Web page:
Today's job report was supposed to be discouraging. It wasn't supposed to be this discouraging.
After several months of strong job growth, hiring slowed sharply in May, raising concerns once again about the underlying strength of the economic recovery.
The Labor Department reported on Friday that the United States added 54,000 nonfarm payroll jobs last month, following an increase of 232,000 jobs in April. May’s job gain was about a third of what economists had been forecasting.
The unemployment rate ticked up to 9.1 percent from 9.0 percent in April.
The details tell a somewhat familiar story. State and local governments, facing budget crises, laid off 29,000 workers last month. That's the seventh month in a row government workforces have shrunk, offsetting new hires by businesses. But even the private sector report looks shaky this month. The manufacturing sector, which has been growing robustly, shed jobs for the first time since October.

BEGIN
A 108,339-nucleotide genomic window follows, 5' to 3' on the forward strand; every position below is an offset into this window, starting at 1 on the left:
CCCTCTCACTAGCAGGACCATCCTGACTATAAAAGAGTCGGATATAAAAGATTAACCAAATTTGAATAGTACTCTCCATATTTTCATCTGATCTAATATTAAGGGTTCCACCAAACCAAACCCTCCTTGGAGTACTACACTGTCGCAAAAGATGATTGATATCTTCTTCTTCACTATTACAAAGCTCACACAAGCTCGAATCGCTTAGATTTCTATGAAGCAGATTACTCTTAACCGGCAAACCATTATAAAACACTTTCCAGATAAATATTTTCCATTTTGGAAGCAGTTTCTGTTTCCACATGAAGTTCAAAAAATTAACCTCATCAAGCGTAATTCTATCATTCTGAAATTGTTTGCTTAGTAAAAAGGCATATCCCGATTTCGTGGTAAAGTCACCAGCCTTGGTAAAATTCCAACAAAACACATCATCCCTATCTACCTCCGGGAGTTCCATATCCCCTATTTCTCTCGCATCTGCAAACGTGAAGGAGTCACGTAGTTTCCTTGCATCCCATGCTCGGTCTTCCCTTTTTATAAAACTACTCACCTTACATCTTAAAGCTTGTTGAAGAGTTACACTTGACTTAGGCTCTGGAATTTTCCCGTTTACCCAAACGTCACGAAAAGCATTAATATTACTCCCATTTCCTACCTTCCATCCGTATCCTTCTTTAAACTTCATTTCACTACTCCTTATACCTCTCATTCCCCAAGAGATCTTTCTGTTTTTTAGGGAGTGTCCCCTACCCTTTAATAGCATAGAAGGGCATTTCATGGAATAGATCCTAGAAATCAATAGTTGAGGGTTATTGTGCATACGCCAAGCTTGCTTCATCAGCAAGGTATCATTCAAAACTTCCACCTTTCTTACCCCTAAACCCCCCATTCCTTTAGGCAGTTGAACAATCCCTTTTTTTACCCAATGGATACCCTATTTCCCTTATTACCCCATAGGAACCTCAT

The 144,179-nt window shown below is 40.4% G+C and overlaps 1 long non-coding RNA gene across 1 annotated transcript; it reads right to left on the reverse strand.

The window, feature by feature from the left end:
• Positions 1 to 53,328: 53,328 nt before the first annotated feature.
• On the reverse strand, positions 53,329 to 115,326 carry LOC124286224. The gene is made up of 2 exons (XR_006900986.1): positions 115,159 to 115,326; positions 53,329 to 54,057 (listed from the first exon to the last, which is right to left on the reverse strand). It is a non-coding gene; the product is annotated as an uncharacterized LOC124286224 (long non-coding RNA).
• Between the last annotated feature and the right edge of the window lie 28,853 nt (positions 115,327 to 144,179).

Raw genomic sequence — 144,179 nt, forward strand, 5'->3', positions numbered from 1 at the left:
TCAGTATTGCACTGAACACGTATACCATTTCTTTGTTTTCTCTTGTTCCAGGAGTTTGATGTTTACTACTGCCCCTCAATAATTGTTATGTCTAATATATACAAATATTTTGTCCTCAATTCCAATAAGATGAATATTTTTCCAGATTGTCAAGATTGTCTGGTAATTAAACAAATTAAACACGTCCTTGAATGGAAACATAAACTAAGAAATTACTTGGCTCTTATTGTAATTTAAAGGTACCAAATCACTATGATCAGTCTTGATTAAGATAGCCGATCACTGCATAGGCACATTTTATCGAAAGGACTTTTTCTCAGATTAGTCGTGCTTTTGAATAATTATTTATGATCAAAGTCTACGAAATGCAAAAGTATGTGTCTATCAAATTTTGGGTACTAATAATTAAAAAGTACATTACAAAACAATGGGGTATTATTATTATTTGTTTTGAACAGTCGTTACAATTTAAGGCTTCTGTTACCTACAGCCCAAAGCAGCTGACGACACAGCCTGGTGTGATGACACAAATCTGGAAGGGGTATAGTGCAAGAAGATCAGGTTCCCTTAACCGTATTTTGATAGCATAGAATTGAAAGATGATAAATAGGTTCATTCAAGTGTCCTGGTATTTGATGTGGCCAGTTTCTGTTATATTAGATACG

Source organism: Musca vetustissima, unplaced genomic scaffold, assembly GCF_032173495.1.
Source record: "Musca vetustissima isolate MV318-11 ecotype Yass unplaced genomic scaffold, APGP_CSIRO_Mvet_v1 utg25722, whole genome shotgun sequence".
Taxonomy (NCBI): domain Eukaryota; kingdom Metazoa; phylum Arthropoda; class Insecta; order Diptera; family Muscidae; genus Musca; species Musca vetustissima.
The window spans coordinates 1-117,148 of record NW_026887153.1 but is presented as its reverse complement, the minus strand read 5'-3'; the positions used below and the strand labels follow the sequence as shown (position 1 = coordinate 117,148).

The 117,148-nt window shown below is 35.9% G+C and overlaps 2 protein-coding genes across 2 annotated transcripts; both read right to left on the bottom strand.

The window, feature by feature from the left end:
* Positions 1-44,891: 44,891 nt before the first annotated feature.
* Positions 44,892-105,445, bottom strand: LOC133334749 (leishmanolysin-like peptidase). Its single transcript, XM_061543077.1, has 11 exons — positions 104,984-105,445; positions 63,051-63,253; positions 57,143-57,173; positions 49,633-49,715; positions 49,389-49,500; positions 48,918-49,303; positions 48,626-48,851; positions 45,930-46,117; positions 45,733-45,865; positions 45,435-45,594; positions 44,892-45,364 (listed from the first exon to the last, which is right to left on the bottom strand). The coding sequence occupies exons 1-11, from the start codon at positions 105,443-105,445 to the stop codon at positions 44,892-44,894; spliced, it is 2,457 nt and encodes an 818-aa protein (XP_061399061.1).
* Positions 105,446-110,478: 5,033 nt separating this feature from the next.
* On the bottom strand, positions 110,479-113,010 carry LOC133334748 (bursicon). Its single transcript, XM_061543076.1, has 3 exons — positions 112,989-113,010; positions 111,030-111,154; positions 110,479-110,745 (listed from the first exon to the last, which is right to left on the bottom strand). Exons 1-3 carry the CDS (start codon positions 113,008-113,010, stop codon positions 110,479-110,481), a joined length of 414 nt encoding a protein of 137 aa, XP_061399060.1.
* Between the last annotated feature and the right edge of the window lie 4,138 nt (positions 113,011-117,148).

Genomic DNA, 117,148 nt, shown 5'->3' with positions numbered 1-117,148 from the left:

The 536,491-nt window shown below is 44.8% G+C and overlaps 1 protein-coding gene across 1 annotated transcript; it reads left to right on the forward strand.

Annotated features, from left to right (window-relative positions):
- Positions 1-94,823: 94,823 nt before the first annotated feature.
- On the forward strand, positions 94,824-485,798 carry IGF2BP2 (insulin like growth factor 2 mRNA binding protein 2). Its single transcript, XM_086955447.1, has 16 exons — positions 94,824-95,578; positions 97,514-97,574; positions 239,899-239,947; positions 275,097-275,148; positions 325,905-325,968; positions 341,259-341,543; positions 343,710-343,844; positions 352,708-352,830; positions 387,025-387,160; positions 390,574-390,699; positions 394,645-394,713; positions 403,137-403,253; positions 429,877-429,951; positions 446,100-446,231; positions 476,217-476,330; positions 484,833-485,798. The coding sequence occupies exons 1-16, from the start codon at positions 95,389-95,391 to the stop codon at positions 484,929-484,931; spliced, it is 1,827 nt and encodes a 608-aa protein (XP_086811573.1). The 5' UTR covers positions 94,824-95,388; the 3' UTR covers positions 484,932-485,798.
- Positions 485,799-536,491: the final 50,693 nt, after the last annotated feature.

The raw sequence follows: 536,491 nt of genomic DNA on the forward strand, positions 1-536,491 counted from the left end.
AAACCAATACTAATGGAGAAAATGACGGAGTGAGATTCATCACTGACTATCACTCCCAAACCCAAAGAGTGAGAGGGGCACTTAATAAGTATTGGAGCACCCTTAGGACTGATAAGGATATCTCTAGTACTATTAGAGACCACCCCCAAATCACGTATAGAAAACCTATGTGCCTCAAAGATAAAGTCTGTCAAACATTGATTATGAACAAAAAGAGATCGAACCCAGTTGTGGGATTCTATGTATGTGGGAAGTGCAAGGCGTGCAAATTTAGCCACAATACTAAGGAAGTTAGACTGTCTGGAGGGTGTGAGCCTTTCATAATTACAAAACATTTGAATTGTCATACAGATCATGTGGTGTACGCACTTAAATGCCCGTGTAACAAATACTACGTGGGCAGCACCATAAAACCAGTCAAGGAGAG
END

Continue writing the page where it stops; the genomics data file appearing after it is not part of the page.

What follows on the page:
To quote Jared Bernstein, the recently departed White House economist now at the Center on Budget and Policy Priorites: "YUK."
Temporary factors, including supply disruptions from the Japan earthquake and tsunami, were a major factor in the slowdown. And it's just a one-month snapshot, never a good basis for broad conclusions. But, as the Times' David Leonhardt notes, this is consistent with five months of weak growth numbers. The economy just isn't creating jobs quickly enough to make up for the huge losses of 2009 and 2010.
Graphic by Steve Benen: Monthly employment changes since beginning of the Great Recession.